Out-Law News | 22 Oct 2018 | 10:06 am | 4 min. read
The case could mark the start of a long line of cases involving the US Iranian secondary sanctions and the EU's Blocking Regulation, according to sanctions expert Stacy Keen of Pinsent Masons, the law firm behind Out-Law.com. Judgment in the case was expedited so that it could be handed down before the reinstatement of the second wave of secondary sanctions on 4 November 2018, from which date payment of the claim will be prohibited as a matter of US law.
The judge in this case, Mr Justice Teare, had to rule on the proper interpretation of an exclusion clause which operated "to the extent that...payment of [the] claim ... would expose [the] insurer to any sanction, prohibition or restriction under...trade or economic sanctions, law or regulations". He ruled that this was different from, and did not extend to, exposure to "the risk of a sanction or prohibition".
"Before a sanction can lawfully be applied there must be conduct which is prohibited," the judge said. "Further, when there is prohibited conduct the agency charged with the application of sanctions may or may not decide to penalise the prohibited conduct with a sanction. That suggests that it is necessary for the insurer to show that the payment of the claim in question would be conduct which was prohibited by the applicable laws or regulations."
"The argument advanced by [the insurer] was that it was sufficient to show that there was a risk that the agency in question might conclude that there was prohibited conduct (when in law there was not or may not be) and so impose a sanction. If that had been the intention of the parties I would have expected them to have made such intention clear, perhaps by referring in terms to 'exposure to the risk of being sanctioned', or to 'conduct which the relevant authority might consider to be prohibited'," he said.
The judge also dismissed an additional argument on whether the trigger of the sanctions clause would extinguish the insurers' liability to pay the claim entirely. He found that, rather, liability was suspended until such time as the sanctions were no longer in force.
"This may lead to a situation where claimants in similar circumstances raise proceedings – to avoid the effect of the claim being time barred – and then halt those proceedings and do nothing until such further time when the sanctions clause would permit the payment to be made," said Stacy Keen. "It will be interesting to see whether or not insurers seek to amend standard sanctions clauses so that liability is explicitly extinguished when the clause is triggered."
The claimant in this case, Mamancochet Mining Ltd, was the assigned beneficiary of a marine cargo insurance policy governed by English law. The policy provided for compensation for the theft of two cargoes of steel billets carried from Russia to Iran in August 2012, worth a combined $3.8 billion. The goods were stolen from a bonded storage facility in Iran at some point between 22 September and 7 October 2012. The insurance claim was submitted in March 2013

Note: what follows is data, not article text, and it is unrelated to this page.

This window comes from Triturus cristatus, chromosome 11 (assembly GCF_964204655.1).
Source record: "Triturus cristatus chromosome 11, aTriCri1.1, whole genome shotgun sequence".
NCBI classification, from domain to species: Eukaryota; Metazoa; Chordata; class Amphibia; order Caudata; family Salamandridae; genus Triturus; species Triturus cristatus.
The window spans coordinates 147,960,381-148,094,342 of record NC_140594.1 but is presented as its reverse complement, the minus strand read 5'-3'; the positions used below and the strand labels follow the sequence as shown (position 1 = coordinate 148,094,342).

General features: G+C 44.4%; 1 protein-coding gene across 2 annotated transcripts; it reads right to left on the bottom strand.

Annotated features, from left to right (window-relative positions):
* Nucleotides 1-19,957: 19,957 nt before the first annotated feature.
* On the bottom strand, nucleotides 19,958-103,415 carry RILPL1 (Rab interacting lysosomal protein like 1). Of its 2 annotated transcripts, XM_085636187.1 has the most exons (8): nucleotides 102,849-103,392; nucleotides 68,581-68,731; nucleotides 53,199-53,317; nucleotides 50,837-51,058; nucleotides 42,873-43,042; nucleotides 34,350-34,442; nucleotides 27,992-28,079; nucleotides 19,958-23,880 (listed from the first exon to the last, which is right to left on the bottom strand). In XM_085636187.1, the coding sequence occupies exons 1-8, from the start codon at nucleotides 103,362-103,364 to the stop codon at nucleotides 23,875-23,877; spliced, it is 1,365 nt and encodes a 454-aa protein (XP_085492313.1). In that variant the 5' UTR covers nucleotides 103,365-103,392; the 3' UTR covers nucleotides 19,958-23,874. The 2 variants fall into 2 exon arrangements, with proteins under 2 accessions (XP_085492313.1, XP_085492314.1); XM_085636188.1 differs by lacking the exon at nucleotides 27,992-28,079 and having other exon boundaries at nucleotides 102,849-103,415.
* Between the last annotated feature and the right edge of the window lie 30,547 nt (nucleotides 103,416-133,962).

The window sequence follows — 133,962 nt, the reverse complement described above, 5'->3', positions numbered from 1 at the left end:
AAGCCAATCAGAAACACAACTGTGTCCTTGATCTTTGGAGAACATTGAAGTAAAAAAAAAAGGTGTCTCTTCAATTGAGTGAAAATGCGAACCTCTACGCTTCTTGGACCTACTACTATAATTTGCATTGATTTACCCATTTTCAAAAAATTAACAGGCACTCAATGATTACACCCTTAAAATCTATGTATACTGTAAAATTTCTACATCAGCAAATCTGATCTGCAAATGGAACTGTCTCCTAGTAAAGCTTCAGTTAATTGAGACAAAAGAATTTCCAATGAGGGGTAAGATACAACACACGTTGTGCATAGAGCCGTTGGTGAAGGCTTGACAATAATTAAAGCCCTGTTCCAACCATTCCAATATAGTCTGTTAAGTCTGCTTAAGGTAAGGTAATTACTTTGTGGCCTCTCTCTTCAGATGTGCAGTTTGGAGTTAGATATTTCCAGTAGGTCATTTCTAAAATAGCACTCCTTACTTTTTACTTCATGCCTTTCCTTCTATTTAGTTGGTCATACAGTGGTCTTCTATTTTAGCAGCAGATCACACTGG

It was common ground between the parties that in 2012, when the cargo was shipped to Iran and insured, the insured business was not subject to the then current sanctions against Iran as they were subsidiaries of US persons, rather than US persons themselves. From October 2012, the sanctions were extended to entities owned or controlled by a US person. At the point that the claim was submitted, in March 2013, payment of the claim would have been prohibited and would have exposed the insurers to a sanction.
In January 2016, following the conclusion of the Joint Comprehensive Plan of Action (JCPOA) on Iran, some sanctions were lifted. At this point, payment of the claim was once again permitted, provided that it was not denominated in US dollars. On 8 May 2018, US president Donald Trump announced his decision to end US participation in the JCPOA subject to winding down provisions, which end on 4 November 2018.
The insurers have never denied that there was a valid claim in principle under the policy, only that compliance with US sanctions required them to refuse payment. The court has now confirmed that payment of the claim before 11.59pm eastern standard time on 4 November 2018 will not expose the insurers to a sanction within the meaning of the sanctions clause, and that Mamancochet is entitled to payment of its claim.
The court was also asked to consider the application of the EU Blocking Regulation, which is intended to provide protection to EU persons against the effect of certain US secondary sanctions, should the insurers be permitted to rely on the sanctions clause in order to resist payment. While the judge ultimately decided against "expressing a concluded view" on the point, he said that he saw "considerable force" in the insurers' submission that the Blocking Regulation was not engaged in this sort of case.
"Although the court did not go so far as to say that the Blocking Regulation was not engaged - simply that there was strength in the argument that it was not - this could have been an opportunity for the UK courts to demonstrate, or at least indicate, that the Blocking Regulation has teeth," said Stacy Keen.
"The insurers' 'short answer' focused on the operation of the contract terms: simply that there was no liability to make payment because the sanctions clause applied. However, had the sanctions clause applied, it would have done so as a result of the imposition of sanctions caught by the Blocking Regulation, which prohibits EU persons from complying 'actively or by deliberate omission, with any requirement or prohibition ... based on or resulting, directly or indirectly, from the laws specified in the Annex or from actions based thereon or resulting therefrom'. It will be interesting to see if, and how, case law in this area develops," she said.